You may remember that, when we showed you how to make Pâte Sucrée, the recipe results in enough dough for two 9-inch crusts. It wouldn’t be particularly easy to scale it back to make only enough for a single crust, so we had an extra crust that we popped into the freezer for later. Fortunately, most doughs for crusts freeze remarkably well. Of course, that meant that we needed to think of a dessert that would match well with a slightly sweet, slightly almond-flavored, crust.
Then, it turned out that blueberries were on sale since they’re coming into season (we noticed that when we were hiking during our vacation, as we had the opportunity to pick wild blueberries from alongside some of the trails), so we figured we would make something involving blueberries. We thought about the simplest dessert we could make — blueberry gallette — but we decided to go with a dessert that’s a bit more formal. Hence the Blueberry Cream Tart. This really isn’t a recipe per se, as it just combines a few basic pastry items, but we managed to combine the best. The Pâte Sucrée is from Thomas Keller, the Pastry Cream from Dorie Greenspan, and the blueberries from Mother Nature.
Fresh blueberries will work best for this recipe. They’ll look nice, plus they’ll taste great. Note that you need to make 1 1/2 times the amount of pastry cream called for in the original recipe. It’s not difficult; just multiply all the ingredient amounts by 1.5: so 3 eggs, 1 1/2 cups milk, etc.
Procedure in detail:
Butter tart pan. Lightly butter the tart pan with just a bit of butter. It doesn’t have to be a lot, because this crust won’t stick. It’ll shrink a bit and pull away from the edges, but we do recommend using a tart pan with a removable bottom if you have one. It’ll make it super simple to plate later.
Roll and press crust. On a lightly floured surface, roll out the dough as best you can until you have something like a 10-inch circle. If your dough behaved like ours did, it will have cracked through in places. Don’t worry, you can fix that in a bit. Place the rolled-out crust into the prepared pan, press it into the fluted edges, press together the broken parts, and trim and press dough into any holes. Use a sharp knife to trim off the excess dough.
Fork and freeze. Dock the crust with a fork and place it in the freezer for 10 to 15 minutes. Pricking the bottom of the crust with a fork and freezing it will help prevent the crust from puffing while it bakes.
Preheat oven to 350°F. Line a baking sheet with a silicone baking mat (if you have one).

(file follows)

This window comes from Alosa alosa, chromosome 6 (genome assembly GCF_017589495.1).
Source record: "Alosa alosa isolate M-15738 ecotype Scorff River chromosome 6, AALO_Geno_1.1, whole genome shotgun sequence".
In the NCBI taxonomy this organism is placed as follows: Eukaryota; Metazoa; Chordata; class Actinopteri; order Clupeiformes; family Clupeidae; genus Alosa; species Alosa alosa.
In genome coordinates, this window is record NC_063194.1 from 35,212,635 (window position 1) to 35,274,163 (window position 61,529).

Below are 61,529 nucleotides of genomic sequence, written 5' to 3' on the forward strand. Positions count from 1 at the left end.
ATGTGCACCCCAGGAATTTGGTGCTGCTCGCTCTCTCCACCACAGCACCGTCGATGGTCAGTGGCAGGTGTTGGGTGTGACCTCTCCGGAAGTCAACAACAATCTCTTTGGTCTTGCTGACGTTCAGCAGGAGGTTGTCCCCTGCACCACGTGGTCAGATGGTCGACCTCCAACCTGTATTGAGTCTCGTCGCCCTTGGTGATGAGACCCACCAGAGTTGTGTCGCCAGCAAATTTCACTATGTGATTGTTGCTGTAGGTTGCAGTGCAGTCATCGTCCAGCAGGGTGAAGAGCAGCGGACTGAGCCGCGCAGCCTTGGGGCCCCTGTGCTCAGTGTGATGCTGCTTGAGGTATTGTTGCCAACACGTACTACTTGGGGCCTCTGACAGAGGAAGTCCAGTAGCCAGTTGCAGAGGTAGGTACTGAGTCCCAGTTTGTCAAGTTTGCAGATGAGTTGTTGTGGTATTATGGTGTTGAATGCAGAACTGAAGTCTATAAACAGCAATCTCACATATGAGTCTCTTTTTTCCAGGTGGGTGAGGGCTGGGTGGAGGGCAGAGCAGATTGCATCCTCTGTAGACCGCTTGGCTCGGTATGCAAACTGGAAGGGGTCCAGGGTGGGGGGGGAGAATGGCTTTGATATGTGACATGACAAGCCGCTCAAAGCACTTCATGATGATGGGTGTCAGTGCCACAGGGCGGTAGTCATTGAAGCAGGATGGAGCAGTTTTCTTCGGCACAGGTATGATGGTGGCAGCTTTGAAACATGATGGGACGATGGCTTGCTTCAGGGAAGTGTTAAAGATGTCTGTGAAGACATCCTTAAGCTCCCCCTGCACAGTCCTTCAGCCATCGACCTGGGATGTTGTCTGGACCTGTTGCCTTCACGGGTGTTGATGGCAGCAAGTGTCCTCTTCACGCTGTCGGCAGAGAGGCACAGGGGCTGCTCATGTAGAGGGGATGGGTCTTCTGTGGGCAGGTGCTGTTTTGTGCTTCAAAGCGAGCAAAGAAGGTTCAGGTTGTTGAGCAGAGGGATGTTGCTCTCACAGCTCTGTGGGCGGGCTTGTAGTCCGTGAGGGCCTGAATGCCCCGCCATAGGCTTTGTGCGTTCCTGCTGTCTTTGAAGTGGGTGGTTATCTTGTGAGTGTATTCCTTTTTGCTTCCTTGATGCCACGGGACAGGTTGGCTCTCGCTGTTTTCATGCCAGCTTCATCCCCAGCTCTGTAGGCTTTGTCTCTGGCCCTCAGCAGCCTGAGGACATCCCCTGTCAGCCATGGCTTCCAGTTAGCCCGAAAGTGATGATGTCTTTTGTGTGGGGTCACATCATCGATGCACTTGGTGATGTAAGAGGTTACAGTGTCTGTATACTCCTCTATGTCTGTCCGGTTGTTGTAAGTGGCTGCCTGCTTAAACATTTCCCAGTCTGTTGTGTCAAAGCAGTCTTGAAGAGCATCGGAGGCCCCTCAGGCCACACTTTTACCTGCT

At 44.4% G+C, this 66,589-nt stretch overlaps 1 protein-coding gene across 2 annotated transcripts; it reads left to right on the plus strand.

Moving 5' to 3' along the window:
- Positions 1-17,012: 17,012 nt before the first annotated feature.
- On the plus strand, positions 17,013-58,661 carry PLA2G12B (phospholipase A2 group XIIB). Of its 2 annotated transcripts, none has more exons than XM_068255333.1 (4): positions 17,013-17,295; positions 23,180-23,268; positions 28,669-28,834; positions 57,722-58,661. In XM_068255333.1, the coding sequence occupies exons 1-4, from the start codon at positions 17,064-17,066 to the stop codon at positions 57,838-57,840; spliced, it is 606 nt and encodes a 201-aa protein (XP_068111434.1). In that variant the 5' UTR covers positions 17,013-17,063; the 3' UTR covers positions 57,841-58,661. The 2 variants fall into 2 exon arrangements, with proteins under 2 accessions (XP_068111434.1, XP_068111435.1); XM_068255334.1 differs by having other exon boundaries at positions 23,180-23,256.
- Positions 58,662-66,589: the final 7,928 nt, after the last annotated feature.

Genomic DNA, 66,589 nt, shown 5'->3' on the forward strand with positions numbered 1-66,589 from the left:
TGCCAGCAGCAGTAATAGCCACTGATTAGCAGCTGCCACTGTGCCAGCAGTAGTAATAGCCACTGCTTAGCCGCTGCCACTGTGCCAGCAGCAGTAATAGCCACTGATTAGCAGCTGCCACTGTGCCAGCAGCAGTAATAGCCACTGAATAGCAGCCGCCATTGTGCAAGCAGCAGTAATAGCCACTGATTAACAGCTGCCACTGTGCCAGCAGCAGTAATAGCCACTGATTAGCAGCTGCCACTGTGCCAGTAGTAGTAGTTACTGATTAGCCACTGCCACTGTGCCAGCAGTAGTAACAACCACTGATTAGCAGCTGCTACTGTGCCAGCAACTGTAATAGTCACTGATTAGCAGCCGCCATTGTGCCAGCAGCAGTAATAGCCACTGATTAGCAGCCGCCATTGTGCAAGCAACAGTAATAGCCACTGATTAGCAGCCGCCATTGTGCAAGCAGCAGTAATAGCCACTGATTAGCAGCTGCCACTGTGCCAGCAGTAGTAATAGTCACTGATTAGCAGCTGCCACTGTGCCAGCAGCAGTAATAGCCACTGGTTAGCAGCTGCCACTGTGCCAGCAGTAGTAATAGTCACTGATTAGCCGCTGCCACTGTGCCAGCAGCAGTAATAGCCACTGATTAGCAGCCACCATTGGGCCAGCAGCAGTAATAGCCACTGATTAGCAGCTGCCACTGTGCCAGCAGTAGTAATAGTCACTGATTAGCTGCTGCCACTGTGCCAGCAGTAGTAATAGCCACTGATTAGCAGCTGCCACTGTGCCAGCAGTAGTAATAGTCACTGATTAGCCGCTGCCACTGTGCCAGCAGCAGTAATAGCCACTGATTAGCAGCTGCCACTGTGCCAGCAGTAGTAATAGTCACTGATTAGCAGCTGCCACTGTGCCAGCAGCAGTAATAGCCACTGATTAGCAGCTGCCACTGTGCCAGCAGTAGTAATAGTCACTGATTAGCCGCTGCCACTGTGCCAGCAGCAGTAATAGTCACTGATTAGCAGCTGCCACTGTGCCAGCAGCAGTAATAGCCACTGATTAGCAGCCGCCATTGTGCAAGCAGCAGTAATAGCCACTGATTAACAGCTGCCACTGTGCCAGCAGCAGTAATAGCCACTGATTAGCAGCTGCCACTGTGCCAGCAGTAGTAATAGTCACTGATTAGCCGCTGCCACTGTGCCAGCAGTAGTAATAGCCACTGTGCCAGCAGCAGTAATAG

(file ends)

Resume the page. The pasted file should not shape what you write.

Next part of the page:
Weight crust. The final step to help keep the crust from puffing while it bakes is to weigh it down with something. We use baking parchment and rice. You could also use foil and beans, or specialized pie weights. Whatever you use, line the crust with either parchment or foil, then weigh it down.
Blind bake. Place the tart crust on the baking sheet and bake for 20 minutes, rotating from front to back halfway through.
Remove weights. Remove the crust from the oven and carefully lift away the baking parchment and rice. Don’t spill the rice into the crust, because no one will enjoy biting into a grain of rice in a creamy tart.
Bake. Put the crust back in the oven for 20 to 25 minutes, rotating from front to back halfway through, until the crust has a nice golden brown appearance. This is the only time the crust bakes, so you want it baked completely, but you don’t want it dark brown either. Start checking at about 17 minutes or so.
Cool. Let the crust cool completely before filling. If you don’t let it cool, the pastry cream will melt into the crust. Needless to say, that’s not what you’re looking for in a dessert.
Add pastry cream. When the crust has cooled completely, scoop in the pastry cream and smooth it evenly. It will make a layer about 1/2 inch thick.
Top with blueberries. Wash and dry the blueberries, then, one by one, and working from the edges in toward the center, lightly press blueberries into the cream.
Cover and chill. Wrap with plastic and chill until you’re ready to serve.
This dessert is a study in simplicity. A crust, some cream filling, and blueberries. But we loved it. Every part was good enough to stand on its own and make us happy. The crust is perfect, lightly crispy, sort of like a vanilla-almond cookie, but not as sweet as cookies. The pastry cream is like the best-tasting vanilla pudding you can find, a good strong vanilla flavor, with just a touch of sugar. And, well, blueberries are just one of our favorites. All together, the blueberry cream tart is even better than any one part on its own. Five stars.